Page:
Correcting Misbehavior with Time-Out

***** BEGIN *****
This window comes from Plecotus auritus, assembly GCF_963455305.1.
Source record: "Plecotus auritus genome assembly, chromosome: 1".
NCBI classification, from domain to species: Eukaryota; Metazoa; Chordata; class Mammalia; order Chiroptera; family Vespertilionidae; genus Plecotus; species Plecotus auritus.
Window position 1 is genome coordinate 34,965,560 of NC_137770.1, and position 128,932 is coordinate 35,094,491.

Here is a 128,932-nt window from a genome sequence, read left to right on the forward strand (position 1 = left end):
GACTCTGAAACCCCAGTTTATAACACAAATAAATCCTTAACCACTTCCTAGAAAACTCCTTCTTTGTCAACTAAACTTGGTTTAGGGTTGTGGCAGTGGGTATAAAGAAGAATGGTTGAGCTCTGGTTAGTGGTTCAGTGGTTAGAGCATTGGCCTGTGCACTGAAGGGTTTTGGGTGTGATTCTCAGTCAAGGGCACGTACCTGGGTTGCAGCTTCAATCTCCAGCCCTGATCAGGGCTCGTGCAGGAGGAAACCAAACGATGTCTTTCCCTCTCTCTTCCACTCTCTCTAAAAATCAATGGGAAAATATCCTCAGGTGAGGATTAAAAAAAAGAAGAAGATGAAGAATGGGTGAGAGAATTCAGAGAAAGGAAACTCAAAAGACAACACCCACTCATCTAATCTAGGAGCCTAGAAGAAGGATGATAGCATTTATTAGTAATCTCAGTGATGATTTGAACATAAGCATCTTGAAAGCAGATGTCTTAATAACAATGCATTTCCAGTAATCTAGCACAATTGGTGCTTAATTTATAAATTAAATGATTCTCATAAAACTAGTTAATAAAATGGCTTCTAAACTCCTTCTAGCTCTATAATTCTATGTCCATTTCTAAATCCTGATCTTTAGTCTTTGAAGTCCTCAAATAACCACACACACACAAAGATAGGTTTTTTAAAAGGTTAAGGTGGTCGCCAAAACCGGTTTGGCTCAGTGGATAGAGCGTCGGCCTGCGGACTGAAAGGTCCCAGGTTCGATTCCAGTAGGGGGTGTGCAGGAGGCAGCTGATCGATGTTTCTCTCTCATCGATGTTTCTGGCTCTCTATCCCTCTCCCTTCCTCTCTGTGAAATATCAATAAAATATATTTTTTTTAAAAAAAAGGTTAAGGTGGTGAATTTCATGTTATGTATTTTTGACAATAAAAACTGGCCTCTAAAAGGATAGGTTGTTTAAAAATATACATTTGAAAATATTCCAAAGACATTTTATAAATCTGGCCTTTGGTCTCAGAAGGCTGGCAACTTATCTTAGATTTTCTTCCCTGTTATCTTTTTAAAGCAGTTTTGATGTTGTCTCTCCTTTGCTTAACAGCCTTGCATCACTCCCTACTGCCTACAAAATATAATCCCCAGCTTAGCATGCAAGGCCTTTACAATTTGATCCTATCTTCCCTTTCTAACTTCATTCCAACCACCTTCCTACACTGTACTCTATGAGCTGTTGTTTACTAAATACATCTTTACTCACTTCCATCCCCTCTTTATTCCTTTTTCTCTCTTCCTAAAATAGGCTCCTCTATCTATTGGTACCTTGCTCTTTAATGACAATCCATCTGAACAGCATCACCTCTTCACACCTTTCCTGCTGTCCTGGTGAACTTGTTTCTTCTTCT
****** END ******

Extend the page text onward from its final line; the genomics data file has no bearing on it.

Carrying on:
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The setting for time-out needs to be boring. Most bedrooms are like recreation centers. Use a bathroom, laundry room, utility room, or spare bedroom. Use a room with light. Whichever room you select, make it dull. You may want to put a chair in the room. Remove all opportunities for self-amusement. Remove all dangerous items and breakable objects. Remove anything that is valuable. For most children, you will only need to follow these precautions for three weeks or less. Once your children have learned the procedures for time-outs, you may gradually become more trusting. Many parents have concerns about placing their child in a separate room with the door closed. This is usually more of a problem for the parent than the child. If you do not feel comfortable with the door being closed, you may try leaving it ajar. The risk here is that your child can get up and peek out, make noises for you to hear, listen to other children having fun, and so on. If your child is willing to comply with time-outs with the door ajar, there is no problem. Explain to your child that the door can be left ajar as long as he remains quiet and cooperative. If he begins to act up, the door will be closed. Some parents have used a gate across the bathroom doorway. This is permissible as long as your child does his time-out without manipulating. Time-out is worth the planning and preparing. The setting for time-outs must be completely safe. Make your time-out room as childproof as possible. Remove anything that might cause harm. Your child must believe that you are confident about the room being safe. Eliminate any doubts that make you feel uncomfortable. Your child may use these doubts against you, saying, "I'm scared. I'm afraid to be alone in here." Do not let these statements influence you into letting your child out before the time is up. Tell your child, "There is nothing in the bathroom that will hurt you." It may be helpful to sit in the time-out room yourself for several minutes. Look around. Pretend you are an angry child. What could you say or do to make Mom or Dad never want to put you in time-out again? You may have to withstand pressure from friends and relatives. Adults who are unfamiliar with time-outs may regard them as cruel. It's ironic that many parents who see time-outs as mean see nothing wrong with spanking. Do not be influenced by this. I have never known of a child who suffered emotional damage from sitting alone for ten minutes. Many parents use the bathroom for time-outs. A spare bathroom is preferable. Bathrooms are sturdy and contain few amusements. If you use the bathroom, remember, safety first. Remove all the medicines and all dangerous items such as razors and electrical appliances, and don't forget to remove the toilet paper. Steven used the bathroom for time-outs with five-year-old Lynn. When he thought he had done everything to make the bathroom safe and boring, Lynn entertained herself by playing with the water in the toilet bowl. A little creativity goes a long way: Steven's remedy was to put a clamp on the toilet lid. He did not abandon the whole idea of time-outs just because there was a setback. He did not say what many parents might have said: "She is just having fun. Time-outs don't work." He worked through the problem. He was committed to making them work. There is one caution about the bathroom. Do not use the bathroom as your time-out setting for a child who is being toilet trained; this would be confusing. Do not use the bathroom for time-outs with any child when another child is being toilet trained. You do not want your toddler to perceive the bathroom as a bad place. Use a utility room or spare bedroom, or your bedroom as a last resort. Do not use a chair in the corner or a chair in the hall. Your child will learn that squirming, making faces, rocking, singing, humming, and kicking the chair legs are all excellent ways of getting you angry. Time-out needs to take place away from everyone else. A separate room is best. Kim used the couch for time-out. When her daughter would not sit, Kim would sit next to her and hold her down. This arrangement gave her daughter plenty of power. Her daughter was in charge of time-out, not Kim. The Time in Time-Out